Mental health first aiders working on London’s super sewer have been talking about the importance of supporting each other during Mental Health Awareness Week.
Tideway has trained 167 mental health first aiders, including Tideway CEO Andy Mitchell and the senior leadership team, on how to recognise if co-workers are struggling and ways to offer them support.
Construction has one of the highest rates of suicide of any industry. Data from the Office of National Statistics found that between 2011 and 2015, the highest number of suicides were found in skilled construction workers.
A recent study also found that, in England, the risk of suicide among low-skilled male labourers, particularly those working in construction roles, was three times higher than the male national average.
Mental health first aiders take part in a two-day course, learning about different types of mental health disorders and ways to support those who are struggling.
Barry Major, Deputy Head of Health, Safety and Wellbeing for the central section of the Thames Tideway Tunnel, said: “On the central section of the project, we have 70 mental health first aiders spread across the offices and out on sites. They have been effective in supporting personnel on the project by just simply listening and signposting them to further support where required. Some of the support provided has been ongoing for several months. Providing this support in the workplace gives those people an opportunity to talk and share with someone and potentially improves their mental wellbeing or at least gives them an opportunity to release. They can offer valuable support where it may not be provided elsewhere.”
Mental health first aider and Tideway’s Events Lead, Emily McKenna, said: “The training has given me the confidence to support my colleagues and friends with their mental health, and has also given awareness of the illnesses I wouldn’t necessarily have recognised before.”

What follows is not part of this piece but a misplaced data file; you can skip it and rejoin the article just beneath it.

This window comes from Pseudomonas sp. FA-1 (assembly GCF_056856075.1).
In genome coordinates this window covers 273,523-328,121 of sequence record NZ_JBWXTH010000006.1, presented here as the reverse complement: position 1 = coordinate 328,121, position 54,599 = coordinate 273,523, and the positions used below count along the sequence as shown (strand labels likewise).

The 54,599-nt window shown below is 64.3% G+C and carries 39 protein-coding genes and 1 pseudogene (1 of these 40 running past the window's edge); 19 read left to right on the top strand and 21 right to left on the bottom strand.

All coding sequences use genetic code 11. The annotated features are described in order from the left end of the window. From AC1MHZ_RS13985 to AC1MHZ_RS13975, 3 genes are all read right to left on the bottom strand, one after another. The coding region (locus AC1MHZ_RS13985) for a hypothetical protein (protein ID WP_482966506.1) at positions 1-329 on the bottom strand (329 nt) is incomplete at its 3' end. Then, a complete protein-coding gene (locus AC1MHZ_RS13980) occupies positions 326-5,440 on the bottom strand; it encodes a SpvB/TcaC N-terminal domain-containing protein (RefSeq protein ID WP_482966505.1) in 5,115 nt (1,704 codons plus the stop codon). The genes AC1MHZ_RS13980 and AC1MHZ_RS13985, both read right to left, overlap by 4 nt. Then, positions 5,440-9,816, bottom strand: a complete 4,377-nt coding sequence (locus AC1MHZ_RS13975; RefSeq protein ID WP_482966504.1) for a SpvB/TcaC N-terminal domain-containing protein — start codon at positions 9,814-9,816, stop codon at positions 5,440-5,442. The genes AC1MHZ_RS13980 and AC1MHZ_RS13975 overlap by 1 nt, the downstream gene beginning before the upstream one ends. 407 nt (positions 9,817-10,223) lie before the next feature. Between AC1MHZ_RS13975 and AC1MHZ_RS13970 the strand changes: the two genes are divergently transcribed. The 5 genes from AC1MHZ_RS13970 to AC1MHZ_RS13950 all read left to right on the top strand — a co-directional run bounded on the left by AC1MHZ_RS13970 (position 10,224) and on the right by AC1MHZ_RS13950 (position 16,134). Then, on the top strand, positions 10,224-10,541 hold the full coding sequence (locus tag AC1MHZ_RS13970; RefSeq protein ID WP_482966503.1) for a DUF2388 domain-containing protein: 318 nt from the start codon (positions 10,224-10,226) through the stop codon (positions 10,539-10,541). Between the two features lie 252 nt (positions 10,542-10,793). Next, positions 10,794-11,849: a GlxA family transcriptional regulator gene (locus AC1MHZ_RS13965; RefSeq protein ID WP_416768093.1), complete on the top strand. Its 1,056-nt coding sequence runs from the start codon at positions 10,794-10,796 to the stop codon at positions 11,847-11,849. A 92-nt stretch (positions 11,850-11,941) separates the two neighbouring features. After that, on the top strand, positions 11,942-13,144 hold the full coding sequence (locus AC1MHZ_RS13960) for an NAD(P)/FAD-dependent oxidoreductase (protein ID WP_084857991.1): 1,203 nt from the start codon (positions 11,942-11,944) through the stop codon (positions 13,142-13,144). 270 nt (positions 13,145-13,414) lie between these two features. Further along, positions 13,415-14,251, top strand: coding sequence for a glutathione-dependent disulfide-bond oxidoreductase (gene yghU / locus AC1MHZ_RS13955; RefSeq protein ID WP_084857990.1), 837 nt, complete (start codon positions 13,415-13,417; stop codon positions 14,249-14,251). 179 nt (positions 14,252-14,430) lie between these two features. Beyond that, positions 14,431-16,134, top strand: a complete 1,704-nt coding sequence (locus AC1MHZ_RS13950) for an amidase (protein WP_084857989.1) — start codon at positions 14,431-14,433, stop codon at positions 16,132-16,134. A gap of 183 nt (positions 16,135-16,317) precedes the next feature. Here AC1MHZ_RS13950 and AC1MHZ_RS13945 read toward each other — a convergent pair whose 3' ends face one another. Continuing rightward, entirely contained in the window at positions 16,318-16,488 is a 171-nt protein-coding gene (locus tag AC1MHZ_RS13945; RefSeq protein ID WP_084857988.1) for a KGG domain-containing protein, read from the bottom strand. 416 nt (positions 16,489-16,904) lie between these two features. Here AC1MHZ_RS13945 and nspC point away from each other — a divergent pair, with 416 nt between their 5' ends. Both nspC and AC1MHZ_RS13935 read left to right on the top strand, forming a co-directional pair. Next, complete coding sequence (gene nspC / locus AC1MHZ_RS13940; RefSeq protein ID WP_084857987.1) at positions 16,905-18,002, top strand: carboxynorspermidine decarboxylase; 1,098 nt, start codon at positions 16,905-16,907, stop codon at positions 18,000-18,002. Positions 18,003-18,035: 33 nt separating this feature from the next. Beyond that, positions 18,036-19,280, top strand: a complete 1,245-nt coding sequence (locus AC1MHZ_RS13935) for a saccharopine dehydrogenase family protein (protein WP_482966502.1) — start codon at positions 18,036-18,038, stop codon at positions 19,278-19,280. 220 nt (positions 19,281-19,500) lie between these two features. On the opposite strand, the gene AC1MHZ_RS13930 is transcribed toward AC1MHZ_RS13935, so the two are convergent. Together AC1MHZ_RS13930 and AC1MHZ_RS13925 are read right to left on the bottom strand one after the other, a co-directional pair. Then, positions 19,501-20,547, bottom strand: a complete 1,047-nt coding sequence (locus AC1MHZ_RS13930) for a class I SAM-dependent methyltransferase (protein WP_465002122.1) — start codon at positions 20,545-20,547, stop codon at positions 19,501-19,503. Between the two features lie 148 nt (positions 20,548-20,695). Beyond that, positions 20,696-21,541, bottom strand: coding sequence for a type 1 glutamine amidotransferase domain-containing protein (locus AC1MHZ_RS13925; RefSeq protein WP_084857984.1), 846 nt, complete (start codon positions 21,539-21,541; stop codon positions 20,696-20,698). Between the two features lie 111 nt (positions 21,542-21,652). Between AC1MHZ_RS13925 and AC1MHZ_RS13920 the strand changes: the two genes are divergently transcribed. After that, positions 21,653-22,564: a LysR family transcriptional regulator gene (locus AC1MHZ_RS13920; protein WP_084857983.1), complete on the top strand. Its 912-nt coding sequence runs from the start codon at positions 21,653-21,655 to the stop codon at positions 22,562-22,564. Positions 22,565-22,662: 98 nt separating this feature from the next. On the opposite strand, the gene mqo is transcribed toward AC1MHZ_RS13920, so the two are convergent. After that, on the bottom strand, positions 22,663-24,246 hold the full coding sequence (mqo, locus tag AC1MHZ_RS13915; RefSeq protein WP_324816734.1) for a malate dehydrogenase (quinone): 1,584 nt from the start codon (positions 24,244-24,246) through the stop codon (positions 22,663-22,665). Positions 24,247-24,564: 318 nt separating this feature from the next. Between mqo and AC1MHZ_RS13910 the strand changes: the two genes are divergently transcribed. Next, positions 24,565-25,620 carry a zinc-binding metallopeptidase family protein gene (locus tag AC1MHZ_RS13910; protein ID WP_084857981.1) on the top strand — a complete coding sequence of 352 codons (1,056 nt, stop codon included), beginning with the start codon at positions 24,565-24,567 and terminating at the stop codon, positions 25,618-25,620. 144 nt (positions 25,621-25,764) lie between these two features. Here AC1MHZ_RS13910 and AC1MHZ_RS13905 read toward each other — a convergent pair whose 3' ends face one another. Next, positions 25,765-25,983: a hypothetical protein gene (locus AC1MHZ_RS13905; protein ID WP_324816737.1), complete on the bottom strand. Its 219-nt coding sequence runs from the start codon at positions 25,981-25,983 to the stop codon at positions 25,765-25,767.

Dimitra Koutsi, an engineer at Tideway’s Deptford site who has trained as a mental health first aider, said: “Two years ago my father, who is also an engineer, went through a difficult health issue. He told me that his job and being around people every day makes him happy and being at home would depress him. He carried on working but fewer hours and since then his health is getting better. What I got from this is that happiness plays an important role in our health and we should never give up.”
Jennie Armstrong, Tideway’s Head of Occupational Health, Safety and Wellbeing, said: “Our mental health first aiders have been instrumental in changing the culture at Tideway. Not only have they been breaking down the stigma associated with mental health but also focusing on the proactive things we can do that promote positive mental wellbeing – such as lunchtime walks and volunteering. Our mental health working group has also been working on some aspirational changes that they hope will go beyond Tideway and influence some of the systemic challenges within the industry.”
Tideway also supports Mates in Mind, a charity that aims to raise awareness, address the stigma of poor mental health and improve positive mental wellbeing in construction and related industries across the UK.